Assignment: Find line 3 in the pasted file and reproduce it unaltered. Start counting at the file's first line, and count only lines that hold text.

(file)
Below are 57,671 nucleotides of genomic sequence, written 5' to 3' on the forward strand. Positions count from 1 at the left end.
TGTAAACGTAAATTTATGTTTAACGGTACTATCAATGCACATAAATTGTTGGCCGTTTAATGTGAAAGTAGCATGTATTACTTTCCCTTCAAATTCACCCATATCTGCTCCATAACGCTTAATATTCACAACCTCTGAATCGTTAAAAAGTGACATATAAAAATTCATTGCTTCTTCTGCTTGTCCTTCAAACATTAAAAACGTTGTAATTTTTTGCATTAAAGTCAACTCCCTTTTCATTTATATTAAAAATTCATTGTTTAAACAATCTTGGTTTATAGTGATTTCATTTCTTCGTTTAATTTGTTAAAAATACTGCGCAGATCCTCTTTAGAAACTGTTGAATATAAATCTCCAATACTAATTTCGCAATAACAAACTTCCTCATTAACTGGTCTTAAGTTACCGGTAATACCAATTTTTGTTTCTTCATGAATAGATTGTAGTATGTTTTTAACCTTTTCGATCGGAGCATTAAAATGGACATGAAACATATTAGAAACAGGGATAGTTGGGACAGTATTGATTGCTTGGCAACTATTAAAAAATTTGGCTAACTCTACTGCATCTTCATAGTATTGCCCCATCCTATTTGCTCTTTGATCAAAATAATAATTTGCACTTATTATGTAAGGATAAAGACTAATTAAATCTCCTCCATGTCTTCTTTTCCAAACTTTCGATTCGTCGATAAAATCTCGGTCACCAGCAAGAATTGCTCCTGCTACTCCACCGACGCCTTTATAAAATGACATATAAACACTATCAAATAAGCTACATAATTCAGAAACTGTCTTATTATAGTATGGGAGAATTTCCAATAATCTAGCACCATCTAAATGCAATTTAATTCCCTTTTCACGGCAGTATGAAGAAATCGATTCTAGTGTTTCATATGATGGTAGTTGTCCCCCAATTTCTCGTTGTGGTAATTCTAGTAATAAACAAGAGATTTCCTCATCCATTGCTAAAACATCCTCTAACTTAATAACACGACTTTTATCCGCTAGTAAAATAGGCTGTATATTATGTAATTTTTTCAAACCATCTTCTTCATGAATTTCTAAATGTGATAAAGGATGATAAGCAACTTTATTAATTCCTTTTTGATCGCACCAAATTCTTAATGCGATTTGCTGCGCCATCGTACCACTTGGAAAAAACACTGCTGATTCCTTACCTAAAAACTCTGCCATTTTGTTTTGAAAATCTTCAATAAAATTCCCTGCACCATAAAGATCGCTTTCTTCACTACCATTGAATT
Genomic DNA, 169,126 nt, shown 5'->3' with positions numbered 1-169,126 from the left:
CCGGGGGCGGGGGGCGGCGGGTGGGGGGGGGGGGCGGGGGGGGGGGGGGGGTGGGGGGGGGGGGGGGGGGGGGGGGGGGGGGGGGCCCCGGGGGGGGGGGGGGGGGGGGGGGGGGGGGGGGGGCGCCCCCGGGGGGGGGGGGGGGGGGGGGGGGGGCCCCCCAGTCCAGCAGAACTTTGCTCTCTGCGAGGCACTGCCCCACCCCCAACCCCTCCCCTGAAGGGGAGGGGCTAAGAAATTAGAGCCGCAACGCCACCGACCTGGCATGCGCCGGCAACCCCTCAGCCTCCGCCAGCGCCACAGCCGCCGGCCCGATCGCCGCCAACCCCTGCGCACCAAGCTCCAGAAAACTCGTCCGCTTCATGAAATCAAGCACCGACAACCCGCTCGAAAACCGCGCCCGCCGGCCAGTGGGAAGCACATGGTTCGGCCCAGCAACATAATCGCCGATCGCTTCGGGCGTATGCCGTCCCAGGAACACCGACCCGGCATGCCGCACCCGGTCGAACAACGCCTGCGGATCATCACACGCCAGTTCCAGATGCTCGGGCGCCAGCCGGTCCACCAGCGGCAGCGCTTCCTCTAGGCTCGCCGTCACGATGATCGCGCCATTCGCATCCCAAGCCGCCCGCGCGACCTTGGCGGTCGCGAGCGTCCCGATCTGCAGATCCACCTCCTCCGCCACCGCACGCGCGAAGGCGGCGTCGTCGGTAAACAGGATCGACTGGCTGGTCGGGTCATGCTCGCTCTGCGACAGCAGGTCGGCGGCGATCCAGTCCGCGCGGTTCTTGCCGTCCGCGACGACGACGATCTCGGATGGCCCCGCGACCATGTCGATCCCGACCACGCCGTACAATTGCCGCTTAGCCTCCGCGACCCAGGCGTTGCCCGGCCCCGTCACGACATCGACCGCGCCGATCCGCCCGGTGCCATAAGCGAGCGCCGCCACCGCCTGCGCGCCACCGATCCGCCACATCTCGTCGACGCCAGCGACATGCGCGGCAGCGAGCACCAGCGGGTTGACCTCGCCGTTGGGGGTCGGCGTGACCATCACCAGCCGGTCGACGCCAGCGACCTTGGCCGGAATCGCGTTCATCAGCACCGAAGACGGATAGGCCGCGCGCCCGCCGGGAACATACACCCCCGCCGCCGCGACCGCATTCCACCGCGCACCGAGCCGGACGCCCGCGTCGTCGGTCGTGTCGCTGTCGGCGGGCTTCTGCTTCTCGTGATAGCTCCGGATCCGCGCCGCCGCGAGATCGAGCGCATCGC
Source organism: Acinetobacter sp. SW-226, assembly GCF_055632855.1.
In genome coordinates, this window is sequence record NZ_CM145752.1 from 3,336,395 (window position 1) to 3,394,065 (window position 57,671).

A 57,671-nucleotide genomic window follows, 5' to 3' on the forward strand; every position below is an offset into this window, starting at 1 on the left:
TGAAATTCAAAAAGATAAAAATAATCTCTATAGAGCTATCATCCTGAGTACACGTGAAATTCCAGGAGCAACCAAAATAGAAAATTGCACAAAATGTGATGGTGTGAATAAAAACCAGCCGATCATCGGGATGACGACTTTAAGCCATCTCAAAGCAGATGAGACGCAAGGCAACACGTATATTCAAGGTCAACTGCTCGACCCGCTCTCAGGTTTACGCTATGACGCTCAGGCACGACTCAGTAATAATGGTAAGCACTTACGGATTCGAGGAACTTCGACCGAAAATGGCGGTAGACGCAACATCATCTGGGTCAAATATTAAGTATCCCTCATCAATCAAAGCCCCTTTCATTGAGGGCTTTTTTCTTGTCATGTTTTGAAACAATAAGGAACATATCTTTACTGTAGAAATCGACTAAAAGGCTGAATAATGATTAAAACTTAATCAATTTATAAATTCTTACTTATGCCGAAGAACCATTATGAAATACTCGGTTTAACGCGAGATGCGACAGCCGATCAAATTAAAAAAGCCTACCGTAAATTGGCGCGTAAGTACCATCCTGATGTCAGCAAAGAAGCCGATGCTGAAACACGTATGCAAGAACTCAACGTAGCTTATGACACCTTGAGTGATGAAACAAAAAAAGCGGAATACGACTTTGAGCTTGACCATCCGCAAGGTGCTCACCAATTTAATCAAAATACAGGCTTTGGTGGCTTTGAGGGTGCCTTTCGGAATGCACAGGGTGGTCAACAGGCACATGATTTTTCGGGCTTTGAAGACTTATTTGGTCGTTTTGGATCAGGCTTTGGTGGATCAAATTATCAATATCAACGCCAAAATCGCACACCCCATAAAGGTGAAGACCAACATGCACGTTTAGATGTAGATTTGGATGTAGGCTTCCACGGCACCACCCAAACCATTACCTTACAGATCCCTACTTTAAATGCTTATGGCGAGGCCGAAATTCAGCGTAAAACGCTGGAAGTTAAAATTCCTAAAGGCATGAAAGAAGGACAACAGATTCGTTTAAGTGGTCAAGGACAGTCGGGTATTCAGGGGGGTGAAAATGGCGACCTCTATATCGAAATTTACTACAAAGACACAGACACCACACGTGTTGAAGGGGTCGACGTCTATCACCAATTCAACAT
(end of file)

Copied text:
Genomic DNA, 169,126 nt, shown 5'->3' with positions numbered 1-169,126 from the left: